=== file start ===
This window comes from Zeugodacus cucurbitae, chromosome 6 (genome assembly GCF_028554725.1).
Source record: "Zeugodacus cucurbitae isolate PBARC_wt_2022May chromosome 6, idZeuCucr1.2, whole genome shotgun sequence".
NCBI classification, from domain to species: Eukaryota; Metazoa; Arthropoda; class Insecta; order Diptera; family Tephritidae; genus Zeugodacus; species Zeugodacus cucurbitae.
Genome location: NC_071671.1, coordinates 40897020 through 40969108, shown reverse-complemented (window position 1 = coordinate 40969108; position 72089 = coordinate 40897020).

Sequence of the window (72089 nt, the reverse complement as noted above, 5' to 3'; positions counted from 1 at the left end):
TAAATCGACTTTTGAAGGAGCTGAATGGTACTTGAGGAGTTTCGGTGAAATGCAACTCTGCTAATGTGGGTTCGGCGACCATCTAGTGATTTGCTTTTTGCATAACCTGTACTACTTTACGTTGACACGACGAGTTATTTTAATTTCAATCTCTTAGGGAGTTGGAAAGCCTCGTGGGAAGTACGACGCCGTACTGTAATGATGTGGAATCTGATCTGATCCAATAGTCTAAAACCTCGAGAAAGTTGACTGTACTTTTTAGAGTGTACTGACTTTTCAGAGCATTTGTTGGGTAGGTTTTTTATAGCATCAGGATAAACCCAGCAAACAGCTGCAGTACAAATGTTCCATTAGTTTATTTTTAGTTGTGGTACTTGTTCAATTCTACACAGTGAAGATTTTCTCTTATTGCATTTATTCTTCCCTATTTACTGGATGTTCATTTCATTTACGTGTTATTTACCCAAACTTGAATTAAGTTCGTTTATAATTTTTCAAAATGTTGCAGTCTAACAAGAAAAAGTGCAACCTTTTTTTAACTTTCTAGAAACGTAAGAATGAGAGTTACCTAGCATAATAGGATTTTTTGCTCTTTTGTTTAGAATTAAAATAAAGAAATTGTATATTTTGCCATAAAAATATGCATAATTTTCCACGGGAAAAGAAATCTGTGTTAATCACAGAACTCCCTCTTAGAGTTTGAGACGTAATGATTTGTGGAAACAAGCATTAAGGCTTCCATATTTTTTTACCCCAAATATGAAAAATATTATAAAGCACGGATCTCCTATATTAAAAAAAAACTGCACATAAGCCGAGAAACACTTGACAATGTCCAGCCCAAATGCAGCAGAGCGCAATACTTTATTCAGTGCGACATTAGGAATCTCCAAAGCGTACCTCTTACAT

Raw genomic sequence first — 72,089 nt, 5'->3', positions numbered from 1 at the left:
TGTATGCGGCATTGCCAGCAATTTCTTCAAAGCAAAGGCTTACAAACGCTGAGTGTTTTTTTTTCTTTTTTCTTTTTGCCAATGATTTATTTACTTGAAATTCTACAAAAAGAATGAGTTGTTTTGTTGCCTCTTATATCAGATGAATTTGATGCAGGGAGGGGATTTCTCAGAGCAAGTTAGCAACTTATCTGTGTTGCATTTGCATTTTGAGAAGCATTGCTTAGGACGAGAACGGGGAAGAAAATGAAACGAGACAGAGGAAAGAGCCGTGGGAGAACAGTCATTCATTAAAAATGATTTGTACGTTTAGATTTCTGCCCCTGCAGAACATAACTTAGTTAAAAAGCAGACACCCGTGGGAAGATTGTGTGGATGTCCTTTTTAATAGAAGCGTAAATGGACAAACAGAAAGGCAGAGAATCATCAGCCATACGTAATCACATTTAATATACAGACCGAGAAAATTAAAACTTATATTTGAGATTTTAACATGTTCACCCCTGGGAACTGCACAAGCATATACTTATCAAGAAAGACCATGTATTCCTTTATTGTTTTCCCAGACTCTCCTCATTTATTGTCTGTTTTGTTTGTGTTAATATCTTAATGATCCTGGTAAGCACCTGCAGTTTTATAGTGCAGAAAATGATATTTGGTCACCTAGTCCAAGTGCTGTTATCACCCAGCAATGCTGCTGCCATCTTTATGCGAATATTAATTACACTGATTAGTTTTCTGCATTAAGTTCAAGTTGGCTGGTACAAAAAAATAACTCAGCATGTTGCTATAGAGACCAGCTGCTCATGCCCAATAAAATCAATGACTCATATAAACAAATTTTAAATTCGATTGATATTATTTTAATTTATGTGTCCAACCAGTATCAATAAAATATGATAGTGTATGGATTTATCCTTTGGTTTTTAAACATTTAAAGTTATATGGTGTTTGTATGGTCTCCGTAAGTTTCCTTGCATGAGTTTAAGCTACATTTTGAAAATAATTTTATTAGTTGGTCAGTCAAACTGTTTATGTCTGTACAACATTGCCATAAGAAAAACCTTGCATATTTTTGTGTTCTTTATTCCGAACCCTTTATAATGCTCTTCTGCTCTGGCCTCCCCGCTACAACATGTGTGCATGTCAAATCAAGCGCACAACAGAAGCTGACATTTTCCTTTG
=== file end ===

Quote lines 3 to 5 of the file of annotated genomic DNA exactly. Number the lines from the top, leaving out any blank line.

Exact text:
NCBI classification, from domain to species: Eukaryota; Metazoa; Arthropoda; class Insecta; order Diptera; family Tephritidae; genus Zeugodacus; species Zeugodacus cucurbitae.
Genome location: NC_071671.1, coordinates 40897020 through 40969108, shown reverse-complemented (window position 1 = coordinate 40969108; position 72089 = coordinate 40897020).

Sequence of the window (72089 nt, the reverse complement as noted above, 5' to 3'; positions counted from 1 at the left end):